So, I've established a couple times now that John and Holly really shouldn't get (back) together at the end of Die Hard. But, I'll reiterate: he's still a New York cop, and she's probably got an even more important job in LA now that Takagi was killed. Ellis, too. Holly does note that his office was nicer than hers, so he was probably pretty important also. My point is that Holly giving her name as McClane at the end of the film is somewhat arbitrary.
(And, a little sexist, but I don't really want to get into sexism on this, the final day of watching Die Hard.)
I wonder if the movie would still be as good without it, though. (It didn't come from the book, by the way. The cop in the book was visiting his daughter, not his wife.)
There are a couple details to this story that seem arbitrary. Aside from that just mentioned, there is McClane's New Yorker-ness. That is, does it matter that McClane is from out of town?
I'll answer this second question first. Because of the whole Christ-Figure thing--John McClane scores quite high--there could be one very simple reason John McClane has to be an outsider. To be a Christ Figure.
In the novel, Joseph Leland is a retired New York detective. Stephanie Gennaro is his daughter (and she's sleeping with Harry Ellis). And--get this--when Gruber grabs her as he falls, she falls to her death. Essentially, the marriage in the film version is original to the film. And not having her die was a deliberate change for the story.
(Powell, by the way, is not in the book. Instead, Leland talks to a stewardess named Kathy that he met on his flight to LA. His wife died after leaving him.)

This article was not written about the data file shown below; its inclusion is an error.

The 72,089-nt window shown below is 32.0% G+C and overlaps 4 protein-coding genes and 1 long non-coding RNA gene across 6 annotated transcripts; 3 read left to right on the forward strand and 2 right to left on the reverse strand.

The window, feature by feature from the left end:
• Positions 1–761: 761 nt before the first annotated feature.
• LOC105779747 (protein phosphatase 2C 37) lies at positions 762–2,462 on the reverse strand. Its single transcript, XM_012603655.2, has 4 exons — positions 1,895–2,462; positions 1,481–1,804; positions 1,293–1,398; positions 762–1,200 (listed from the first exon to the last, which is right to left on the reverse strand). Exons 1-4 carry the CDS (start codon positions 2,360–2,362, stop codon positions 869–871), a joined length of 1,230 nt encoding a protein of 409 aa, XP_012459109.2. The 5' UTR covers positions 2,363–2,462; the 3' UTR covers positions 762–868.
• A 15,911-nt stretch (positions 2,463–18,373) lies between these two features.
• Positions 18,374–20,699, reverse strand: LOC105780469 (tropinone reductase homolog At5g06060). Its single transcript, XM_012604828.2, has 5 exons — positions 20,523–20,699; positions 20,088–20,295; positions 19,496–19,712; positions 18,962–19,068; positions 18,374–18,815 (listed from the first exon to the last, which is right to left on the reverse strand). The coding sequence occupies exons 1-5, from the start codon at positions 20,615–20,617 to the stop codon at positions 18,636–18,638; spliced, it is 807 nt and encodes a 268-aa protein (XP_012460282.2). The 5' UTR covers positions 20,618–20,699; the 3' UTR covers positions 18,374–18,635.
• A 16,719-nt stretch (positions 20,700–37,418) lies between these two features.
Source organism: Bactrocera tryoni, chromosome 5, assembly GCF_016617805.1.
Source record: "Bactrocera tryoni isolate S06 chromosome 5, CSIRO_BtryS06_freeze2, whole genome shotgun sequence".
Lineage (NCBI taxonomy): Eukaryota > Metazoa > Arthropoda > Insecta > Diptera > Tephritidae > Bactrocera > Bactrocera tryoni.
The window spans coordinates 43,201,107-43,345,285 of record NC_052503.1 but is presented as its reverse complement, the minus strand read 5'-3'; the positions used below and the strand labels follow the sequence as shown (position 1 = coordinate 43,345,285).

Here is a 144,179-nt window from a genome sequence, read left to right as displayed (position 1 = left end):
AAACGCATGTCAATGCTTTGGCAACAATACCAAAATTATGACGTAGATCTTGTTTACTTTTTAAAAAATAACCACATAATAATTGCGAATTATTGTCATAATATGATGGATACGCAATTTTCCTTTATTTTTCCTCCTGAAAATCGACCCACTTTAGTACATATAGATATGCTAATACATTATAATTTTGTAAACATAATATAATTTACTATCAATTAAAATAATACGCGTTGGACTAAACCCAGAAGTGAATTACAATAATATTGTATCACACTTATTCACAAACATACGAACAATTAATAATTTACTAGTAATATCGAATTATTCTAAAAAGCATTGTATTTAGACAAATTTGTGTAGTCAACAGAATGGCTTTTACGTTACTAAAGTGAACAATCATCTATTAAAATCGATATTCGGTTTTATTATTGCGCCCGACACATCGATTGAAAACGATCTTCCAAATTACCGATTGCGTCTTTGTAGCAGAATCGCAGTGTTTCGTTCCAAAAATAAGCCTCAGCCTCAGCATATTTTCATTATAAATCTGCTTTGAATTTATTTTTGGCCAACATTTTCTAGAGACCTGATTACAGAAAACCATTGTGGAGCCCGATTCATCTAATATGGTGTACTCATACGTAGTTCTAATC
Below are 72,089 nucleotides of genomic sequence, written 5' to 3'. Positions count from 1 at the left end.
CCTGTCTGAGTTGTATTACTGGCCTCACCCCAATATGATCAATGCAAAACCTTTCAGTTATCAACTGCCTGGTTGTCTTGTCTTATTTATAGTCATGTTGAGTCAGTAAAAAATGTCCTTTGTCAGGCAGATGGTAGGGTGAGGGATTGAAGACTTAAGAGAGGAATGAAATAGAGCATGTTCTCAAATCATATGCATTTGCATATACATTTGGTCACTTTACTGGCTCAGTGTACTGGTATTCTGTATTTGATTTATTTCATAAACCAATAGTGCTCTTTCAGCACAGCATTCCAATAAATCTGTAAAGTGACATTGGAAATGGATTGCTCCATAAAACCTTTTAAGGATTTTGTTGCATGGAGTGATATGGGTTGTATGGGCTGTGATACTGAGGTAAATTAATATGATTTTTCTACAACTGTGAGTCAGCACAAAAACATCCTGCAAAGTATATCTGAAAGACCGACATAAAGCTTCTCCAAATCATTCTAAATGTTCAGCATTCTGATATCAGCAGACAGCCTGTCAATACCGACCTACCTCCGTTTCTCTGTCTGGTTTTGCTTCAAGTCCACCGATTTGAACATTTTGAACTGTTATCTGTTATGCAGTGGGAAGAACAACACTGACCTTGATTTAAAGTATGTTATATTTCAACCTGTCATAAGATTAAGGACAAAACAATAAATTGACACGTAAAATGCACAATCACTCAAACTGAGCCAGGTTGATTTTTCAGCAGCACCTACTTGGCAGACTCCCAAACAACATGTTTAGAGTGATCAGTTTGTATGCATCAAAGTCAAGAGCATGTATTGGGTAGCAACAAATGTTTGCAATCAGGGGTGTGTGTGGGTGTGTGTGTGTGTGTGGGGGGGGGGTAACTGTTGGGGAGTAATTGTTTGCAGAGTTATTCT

I'm mixing the two things, I guess. What's better than the protagonist losing his daughter? Not losing her. What's even better than that? It was his wife from whom he was estranged. Yeah, that works.
(Nevermind that having saved her life or not, John is still at fault for staying behind in New York.)
This week has not involved as many words as usual. I was busy and/or I was tired, so entries were short. It happens.
And, as I finish with Die Hard, you know what I really like about this movie. The main villain is actually the smartest guy in the movie (although, I don't know why he couldn't find a photo of Joseph Takagi). He doesn't lose because of his mistakes. McClane just gets lucky a few too many times (in the air duct, for example) and his brute force New York cop style gets stuff done... except for the other reason I rather like this movie: had McClane not gotten involved, there would have been a singular casualty (Takagi) and that's it. Gruber's plan was pretty good.